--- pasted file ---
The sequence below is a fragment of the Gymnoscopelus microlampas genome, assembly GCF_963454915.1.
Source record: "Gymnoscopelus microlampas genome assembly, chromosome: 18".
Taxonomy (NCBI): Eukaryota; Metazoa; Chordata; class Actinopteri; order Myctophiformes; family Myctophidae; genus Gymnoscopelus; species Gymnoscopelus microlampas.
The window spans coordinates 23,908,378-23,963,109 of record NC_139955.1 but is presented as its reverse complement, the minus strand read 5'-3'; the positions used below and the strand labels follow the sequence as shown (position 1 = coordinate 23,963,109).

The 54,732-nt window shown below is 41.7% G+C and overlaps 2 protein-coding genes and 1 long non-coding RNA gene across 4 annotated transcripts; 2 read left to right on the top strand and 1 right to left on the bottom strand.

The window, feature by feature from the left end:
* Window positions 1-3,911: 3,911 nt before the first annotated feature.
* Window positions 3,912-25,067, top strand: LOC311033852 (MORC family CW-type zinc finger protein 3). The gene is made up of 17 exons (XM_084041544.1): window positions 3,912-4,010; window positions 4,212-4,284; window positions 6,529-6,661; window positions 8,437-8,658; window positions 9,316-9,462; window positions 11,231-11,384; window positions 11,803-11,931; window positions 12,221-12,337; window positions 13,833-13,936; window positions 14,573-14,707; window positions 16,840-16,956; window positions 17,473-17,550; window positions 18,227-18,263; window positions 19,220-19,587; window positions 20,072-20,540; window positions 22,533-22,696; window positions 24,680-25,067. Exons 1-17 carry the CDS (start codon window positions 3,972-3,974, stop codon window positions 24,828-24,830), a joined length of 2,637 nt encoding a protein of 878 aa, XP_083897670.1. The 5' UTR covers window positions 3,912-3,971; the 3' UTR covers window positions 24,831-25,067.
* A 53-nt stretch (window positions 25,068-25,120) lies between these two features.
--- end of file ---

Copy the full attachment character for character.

The sequence below is a fragment of the Gymnoscopelus microlampas genome, assembly GCF_963454915.1.
Source record: "Gymnoscopelus microlampas genome assembly, chromosome: 18".
Taxonomy (NCBI): Eukaryota; Metazoa; Chordata; class Actinopteri; order Myctophiformes; family Myctophidae; genus Gymnoscopelus; species Gymnoscopelus microlampas.
The window spans coordinates 23,908,378-23,963,109 of record NC_139955.1 but is presented as its reverse complement, the minus strand read 5'-3'; the positions used below and the strand labels follow the sequence as shown (position 1 = coordinate 23,963,109).

The 54,732-nt window shown below is 41.7% G+C and overlaps 2 protein-coding genes and 1 long non-coding RNA gene across 4 annotated transcripts; 2 read left to right on the top strand and 1 right to left on the bottom strand.

The window, feature by feature from the left end:
* Window positions 1-3,911: 3,911 nt before the first annotated feature.
* Window positions 3,912-25,067, top strand: LOC311033852 (MORC family CW-type zinc finger protein 3). The gene is made up of 17 exons (XM_084041544.1): window positions 3,912-4,010; window positions 4,212-4,284; window positions 6,529-6,661; window positions 8,437-8,658; window positions 9,316-9,462; window positions 11,231-11,384; window positions 11,803-11,931; window positions 12,221-12,337; window positions 13,833-13,936; window positions 14,573-14,707; window positions 16,840-16,956; window positions 17,473-17,550; window positions 18,227-18,263; window positions 19,220-19,587; window positions 20,072-20,540; window positions 22,533-22,696; window positions 24,680-25,067. Exons 1-17 carry the CDS (start codon window positions 3,972-3,974, stop codon window positions 24,828-24,830), a joined length of 2,637 nt encoding a protein of 878 aa, XP_083897670.1. The 5' UTR covers window positions 3,912-3,971; the 3' UTR covers window positions 24,831-25,067.
* A 53-nt stretch (window positions 25,068-25,120) lies between these two features.